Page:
The Setting in Hound of the Baskervilles and The Signalman
'The Hound of the Baskervilles' was written by Sir Arthur Conan Doyle
in 1902 carrying the genre of a horror story, whilst 'The Signalman'
was written by Charles Dickens in 1860, carrying the genre of a ghost
Both writers use the same type of setting throughout the novels which
is dismal, shadowy and perspirating.
At the time when both novels were written, the readers who read both
of the novels believed that ghosts and huge hounds which prowled
moonless, glum heaths actually existed. This had a greater effect on
the reader in the late nineteenth to the early twentieth century than
it does today because not many people living in the modern world
believe in phantoms and huge beasts which roam around dingy places and
In the first chapter of 'The Hound of the Baskervilles' setting does
not seem to be terribly important to Conan Doyle because he focuses
more on describing the plot of the novel to the reader. In chapter one
Conan Doyle is describing to the reader, the plot which starts with
the gruesome death of Sir Charles Baskerville along with a little
background knowledge about Sherlock Holmes. That sets out the scene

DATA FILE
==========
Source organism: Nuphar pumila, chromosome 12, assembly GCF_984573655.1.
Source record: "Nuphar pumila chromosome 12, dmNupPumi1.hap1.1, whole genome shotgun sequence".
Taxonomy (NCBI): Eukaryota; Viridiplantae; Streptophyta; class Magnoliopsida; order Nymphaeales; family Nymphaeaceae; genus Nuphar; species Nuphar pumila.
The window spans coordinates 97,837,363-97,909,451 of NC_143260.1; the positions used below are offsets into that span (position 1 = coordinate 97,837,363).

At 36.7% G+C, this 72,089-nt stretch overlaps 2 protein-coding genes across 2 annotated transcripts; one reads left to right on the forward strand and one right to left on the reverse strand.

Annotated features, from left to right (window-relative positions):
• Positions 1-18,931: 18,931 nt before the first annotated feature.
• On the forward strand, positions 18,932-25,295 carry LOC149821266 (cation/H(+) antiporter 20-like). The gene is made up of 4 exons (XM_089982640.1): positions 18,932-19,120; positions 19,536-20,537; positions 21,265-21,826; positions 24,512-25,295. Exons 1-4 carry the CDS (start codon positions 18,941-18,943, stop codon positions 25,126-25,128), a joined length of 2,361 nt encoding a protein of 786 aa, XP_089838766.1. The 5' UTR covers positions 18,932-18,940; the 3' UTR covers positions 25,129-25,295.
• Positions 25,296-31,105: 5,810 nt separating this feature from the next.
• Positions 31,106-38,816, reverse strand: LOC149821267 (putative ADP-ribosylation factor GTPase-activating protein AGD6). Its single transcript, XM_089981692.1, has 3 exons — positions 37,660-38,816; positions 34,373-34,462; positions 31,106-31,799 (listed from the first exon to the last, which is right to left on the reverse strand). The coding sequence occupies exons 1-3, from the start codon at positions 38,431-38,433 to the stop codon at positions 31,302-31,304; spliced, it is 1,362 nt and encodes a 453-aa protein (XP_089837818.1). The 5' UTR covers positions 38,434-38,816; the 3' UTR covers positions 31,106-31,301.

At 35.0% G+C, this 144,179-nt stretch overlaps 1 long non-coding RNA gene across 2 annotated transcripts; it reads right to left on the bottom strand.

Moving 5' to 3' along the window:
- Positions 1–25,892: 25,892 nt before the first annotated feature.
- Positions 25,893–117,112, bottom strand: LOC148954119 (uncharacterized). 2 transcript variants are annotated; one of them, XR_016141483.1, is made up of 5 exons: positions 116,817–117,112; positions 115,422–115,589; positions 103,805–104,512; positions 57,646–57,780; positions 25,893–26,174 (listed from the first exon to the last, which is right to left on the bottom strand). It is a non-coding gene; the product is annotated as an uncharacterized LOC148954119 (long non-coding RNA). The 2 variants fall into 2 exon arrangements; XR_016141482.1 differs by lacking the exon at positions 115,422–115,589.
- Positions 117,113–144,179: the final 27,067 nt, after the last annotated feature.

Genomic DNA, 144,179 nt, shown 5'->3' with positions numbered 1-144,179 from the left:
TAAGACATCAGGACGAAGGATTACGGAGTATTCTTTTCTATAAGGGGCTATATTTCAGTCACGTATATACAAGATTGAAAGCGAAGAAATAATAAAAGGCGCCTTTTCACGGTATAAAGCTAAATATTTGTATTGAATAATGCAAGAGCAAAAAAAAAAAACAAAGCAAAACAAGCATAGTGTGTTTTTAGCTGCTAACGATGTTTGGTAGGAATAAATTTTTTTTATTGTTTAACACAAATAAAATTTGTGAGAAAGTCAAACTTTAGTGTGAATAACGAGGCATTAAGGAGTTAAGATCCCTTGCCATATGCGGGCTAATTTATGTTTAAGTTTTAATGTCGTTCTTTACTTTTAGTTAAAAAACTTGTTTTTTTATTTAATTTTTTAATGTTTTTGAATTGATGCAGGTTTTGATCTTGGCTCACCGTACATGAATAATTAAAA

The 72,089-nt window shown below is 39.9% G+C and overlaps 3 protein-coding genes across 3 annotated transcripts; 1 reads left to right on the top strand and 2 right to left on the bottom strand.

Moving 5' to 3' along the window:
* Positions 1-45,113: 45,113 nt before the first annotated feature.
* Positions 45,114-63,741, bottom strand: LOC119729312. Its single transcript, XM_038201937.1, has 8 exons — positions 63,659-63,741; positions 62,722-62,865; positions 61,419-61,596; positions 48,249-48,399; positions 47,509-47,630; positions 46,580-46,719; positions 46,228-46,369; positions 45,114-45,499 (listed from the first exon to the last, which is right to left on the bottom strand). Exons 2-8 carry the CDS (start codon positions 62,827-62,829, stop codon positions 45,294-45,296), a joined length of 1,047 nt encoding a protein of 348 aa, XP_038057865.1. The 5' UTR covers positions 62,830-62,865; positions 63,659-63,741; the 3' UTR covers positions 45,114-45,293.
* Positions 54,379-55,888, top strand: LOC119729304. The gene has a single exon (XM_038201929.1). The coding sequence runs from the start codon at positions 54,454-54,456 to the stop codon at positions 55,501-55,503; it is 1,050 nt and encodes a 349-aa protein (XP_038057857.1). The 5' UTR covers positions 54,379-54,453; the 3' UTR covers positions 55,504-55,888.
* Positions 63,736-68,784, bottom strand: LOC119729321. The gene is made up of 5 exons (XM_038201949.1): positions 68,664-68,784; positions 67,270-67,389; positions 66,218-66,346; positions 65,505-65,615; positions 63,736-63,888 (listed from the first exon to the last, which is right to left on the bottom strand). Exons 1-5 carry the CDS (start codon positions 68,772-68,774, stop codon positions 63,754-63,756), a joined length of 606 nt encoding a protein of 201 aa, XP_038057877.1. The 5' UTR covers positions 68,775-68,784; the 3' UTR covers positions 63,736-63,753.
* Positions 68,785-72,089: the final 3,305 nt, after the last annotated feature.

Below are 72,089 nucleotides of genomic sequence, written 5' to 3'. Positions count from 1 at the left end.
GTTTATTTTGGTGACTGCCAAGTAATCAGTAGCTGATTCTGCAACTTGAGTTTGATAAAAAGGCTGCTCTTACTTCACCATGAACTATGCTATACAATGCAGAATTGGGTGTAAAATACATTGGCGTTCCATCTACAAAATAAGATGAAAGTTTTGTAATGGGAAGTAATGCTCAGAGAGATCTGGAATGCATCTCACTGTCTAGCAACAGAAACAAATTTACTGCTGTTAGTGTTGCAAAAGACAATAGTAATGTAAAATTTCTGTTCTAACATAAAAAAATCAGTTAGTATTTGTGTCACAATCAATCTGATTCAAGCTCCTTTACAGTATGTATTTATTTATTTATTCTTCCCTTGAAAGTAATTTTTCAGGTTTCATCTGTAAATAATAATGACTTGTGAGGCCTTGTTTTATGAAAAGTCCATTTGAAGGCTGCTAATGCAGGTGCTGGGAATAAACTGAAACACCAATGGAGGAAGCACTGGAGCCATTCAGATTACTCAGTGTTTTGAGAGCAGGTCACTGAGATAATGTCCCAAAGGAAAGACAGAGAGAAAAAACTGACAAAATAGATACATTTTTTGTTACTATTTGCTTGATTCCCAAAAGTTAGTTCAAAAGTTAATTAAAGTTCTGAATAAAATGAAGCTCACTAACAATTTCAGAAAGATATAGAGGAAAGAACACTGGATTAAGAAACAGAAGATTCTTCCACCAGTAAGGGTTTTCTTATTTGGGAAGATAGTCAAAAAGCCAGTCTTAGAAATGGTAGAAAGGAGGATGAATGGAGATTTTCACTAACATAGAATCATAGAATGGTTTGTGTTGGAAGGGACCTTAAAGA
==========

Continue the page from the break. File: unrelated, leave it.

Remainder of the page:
for the reader whereas in 'The Signalman', Dickens does not describe
the plot to the reader at the start of the novel which tends to
confuse the reader a little because the reader can't predict what is
going to happen next in the text.
In both novels the writer creates the main setting where all of the
events take place to have the same effect on the reader. In 'The Hound
of the Baskervilles' the main setting is on Dartmoor (Grimpen Mire)
which always seems to be dismal, shadowy and perspirating with huge
boggy pits which will almost certainly asphyxiate anyone who mistakes
the boggy pits for firm ground. Grimpen Mire is a place where "A false
step yonder means death to man or beast" compared to 'The Signalman'
which is set in the same place the whole way through the text. This
leads the reader to think that the writer has created a character
which is lonely and therefore might be going mad as a consequence.
'The Signalman' is a partially gothic tale which deals with strange,
ghostly appearances whilst the main body of the story is being
narrated by the traveller who is involved by Dickens only tell the
reader the story by questioning the signalman the whole way through
which is the only purpose for the traveller being there.
The three main settings in 'The Hound of the Baskervilles' are Baker
Street which is Sherlock Holmes' place of residence, Dartmoor and
Baskerville Hall whereas in 'The Signalman' the main setting is the
signal box and the entrance to the tunnel. The writers don't seem to
vary the settings in both novels which convey to the reader that the